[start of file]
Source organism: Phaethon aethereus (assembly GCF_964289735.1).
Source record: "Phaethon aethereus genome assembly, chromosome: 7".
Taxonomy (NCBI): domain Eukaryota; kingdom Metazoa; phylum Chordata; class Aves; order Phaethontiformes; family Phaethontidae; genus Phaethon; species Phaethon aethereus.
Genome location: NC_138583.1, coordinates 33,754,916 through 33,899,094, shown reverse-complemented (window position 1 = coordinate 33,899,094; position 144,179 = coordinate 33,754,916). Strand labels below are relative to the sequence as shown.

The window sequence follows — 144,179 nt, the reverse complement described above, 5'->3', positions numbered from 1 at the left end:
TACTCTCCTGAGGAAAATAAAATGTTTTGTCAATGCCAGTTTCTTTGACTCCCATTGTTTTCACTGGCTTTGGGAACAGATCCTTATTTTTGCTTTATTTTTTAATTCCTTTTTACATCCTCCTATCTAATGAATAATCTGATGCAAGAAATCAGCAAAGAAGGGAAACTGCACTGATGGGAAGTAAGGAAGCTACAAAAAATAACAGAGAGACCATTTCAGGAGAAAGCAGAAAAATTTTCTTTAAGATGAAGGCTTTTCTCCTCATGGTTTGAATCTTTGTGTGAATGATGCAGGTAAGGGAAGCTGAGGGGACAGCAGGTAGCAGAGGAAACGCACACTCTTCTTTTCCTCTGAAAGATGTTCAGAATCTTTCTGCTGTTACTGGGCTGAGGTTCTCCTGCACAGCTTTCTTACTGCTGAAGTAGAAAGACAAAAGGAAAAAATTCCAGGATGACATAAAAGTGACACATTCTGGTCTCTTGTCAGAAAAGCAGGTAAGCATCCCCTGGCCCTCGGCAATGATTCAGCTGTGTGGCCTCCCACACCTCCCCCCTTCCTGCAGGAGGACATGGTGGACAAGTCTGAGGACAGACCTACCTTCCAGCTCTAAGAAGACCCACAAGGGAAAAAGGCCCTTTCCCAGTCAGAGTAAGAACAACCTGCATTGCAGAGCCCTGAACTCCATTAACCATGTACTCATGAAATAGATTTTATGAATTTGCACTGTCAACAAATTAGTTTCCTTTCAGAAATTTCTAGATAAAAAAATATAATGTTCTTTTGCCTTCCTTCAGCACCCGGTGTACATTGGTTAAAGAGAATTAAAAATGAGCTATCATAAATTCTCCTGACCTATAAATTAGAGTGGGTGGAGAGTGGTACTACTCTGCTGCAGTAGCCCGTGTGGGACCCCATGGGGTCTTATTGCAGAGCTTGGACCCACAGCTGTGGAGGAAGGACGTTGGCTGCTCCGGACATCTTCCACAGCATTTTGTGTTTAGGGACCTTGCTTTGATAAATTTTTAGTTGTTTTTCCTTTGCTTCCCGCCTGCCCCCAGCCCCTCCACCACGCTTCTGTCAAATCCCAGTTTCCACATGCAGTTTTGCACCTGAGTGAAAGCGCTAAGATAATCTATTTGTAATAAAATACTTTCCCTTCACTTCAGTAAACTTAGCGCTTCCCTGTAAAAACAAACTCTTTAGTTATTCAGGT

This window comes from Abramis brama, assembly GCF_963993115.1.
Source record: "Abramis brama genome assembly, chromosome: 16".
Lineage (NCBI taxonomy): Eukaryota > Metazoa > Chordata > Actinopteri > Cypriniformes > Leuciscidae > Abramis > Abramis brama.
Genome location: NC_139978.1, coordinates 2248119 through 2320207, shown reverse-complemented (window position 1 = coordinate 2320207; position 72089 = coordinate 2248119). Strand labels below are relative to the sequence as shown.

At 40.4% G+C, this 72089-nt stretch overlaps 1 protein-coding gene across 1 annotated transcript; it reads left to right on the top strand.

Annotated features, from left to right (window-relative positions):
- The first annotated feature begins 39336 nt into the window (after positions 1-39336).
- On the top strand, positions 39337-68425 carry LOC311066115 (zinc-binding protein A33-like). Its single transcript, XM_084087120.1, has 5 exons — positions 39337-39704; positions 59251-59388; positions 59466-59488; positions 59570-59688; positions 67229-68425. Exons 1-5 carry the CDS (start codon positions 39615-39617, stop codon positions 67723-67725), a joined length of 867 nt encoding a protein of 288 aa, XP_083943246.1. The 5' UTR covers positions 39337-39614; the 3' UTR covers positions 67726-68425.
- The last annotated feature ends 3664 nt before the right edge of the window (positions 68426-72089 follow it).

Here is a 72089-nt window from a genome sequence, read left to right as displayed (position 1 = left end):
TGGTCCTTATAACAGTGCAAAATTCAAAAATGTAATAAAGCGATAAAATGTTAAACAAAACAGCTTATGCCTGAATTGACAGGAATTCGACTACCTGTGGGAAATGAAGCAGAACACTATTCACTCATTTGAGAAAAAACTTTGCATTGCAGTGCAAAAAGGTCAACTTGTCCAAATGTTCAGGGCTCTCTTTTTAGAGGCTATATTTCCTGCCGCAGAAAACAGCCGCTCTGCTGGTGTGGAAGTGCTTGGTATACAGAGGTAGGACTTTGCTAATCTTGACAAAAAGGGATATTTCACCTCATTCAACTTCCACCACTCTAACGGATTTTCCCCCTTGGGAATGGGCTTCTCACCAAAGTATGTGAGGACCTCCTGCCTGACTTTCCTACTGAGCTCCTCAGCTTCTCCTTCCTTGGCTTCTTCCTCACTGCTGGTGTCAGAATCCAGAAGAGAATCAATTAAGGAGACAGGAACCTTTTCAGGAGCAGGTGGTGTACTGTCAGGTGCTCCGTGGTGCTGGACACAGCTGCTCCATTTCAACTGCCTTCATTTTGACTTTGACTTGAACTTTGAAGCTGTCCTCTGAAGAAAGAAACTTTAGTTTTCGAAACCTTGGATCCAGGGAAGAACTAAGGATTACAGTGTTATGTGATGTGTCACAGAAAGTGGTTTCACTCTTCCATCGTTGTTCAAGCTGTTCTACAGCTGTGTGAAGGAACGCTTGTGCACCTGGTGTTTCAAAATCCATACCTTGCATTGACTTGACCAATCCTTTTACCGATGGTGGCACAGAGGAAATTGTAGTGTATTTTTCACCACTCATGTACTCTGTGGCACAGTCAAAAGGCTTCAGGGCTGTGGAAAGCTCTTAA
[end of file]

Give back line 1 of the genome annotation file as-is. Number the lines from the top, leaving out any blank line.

Source organism: Phaethon aethereus (assembly GCF_964289735.1).